If you read my reviews often, then you know I often speak about the explosion of craft distilleries opening up all across the United States over the past 10 years. In fact, about 3/4 of those distilleries have only recently opened in the last 5 years.
Hudson Whiskey was one of those OG’s of craft distilling who began distilling back when the trend was a trickle instead of a flood. Up until that point, a majority of the public still believed that bourbon could only be produced in Kentucky. It was Hudson’s pride in being a New York brand that changed that perception.
Hudson Baby Bourbon
One of Hudson’s earliest products was Hudson Baby Bourbon. This youthful bourbon managed to sell based on clever marketing techniques and fierce territorial pride from their locals rather than because it was actually good. My previous review of it was not kind and I took a lot of flak from those who had a fierce loyalty to the brand.
But their main beef wasn’t that I was wrong about what I said, it was that so many reviewers already trashed it. The reason why I wrote the review with such a strong, one-sided opinion is because I felt as if many of the review websites that normally “tell it like it is” with young craft whiskey had suddenly received a full-frontal lobotomy when it came time to rate it. To put it in more simple terms, it felt like they had sold out.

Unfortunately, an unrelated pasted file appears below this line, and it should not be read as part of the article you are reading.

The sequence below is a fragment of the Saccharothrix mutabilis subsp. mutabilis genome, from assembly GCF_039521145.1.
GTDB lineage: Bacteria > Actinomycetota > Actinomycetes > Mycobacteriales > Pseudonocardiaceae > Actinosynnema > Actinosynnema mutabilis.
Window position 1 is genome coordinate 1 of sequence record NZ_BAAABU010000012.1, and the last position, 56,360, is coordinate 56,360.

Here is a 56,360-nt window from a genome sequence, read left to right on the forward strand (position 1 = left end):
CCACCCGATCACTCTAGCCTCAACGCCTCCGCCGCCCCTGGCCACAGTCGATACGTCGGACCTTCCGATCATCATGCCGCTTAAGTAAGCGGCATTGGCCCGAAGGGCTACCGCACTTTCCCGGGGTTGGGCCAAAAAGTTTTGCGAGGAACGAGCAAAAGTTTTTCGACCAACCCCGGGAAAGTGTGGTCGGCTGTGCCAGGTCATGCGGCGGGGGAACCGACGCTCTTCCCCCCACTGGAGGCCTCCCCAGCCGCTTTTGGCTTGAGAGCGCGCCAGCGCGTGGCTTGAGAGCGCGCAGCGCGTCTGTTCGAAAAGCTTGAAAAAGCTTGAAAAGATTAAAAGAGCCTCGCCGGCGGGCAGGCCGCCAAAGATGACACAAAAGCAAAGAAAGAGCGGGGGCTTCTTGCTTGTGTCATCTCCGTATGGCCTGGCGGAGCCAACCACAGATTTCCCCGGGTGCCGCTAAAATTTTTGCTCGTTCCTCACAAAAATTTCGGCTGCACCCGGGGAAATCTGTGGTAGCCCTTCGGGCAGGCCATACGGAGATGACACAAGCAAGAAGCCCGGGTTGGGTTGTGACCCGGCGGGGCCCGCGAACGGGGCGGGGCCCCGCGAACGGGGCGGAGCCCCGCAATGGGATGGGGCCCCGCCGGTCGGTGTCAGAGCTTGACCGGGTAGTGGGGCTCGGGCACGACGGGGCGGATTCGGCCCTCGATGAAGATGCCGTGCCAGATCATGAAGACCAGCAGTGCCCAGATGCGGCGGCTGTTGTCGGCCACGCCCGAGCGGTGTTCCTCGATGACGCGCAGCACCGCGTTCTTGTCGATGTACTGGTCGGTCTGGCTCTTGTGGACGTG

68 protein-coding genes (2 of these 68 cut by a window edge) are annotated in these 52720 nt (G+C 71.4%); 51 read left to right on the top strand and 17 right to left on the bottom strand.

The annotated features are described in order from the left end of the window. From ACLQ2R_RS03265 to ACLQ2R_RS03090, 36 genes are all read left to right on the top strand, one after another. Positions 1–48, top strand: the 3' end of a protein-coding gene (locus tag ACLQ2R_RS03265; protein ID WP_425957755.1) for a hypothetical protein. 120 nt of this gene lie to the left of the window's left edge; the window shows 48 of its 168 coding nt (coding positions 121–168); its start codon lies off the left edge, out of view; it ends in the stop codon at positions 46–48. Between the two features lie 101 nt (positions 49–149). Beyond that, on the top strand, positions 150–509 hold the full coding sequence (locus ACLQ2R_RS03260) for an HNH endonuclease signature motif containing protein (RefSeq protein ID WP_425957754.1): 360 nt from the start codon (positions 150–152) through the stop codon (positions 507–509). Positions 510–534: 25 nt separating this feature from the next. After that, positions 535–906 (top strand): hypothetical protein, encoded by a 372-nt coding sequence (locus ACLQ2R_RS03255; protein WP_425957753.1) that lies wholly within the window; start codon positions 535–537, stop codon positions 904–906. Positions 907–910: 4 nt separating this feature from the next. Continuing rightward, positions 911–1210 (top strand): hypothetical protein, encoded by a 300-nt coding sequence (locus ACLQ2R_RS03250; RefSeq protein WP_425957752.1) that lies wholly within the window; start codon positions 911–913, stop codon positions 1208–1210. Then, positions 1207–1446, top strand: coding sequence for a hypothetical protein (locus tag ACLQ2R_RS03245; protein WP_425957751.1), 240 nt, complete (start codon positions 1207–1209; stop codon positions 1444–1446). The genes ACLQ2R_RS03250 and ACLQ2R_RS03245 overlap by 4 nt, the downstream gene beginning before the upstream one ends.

Ownership changes came when Tuthilltown Distillery (the name of the distillery that makes Hudson products) was bought out by Scottish distilling giant William Grant & Sons in the spring of 2017. WG&S saw the potential in having an American Distillery in their portfolio and saw that Hudson Distilling had a lot of room to grow.
Large investments into the marketing and distilling equipment occurred almost immediately. The increase in capacity allowed Hudson to lay down more whiskey and with that came the ability to fill up much larger barrels.
Previously they had been using barrels as small as 3 gallons but now they were able to switch to the 53-gallon variety. The underlying message of the switch was meant to signal that they intended to age their products for much longer now.
The distillery re-branded their core lineup in late 2020 as the new whiskey came of age. Gone was the 100% corn mashbill that Hudson Baby Bourbon used and in its place was a new mashbill that uses 95% corn and 5% malted barley.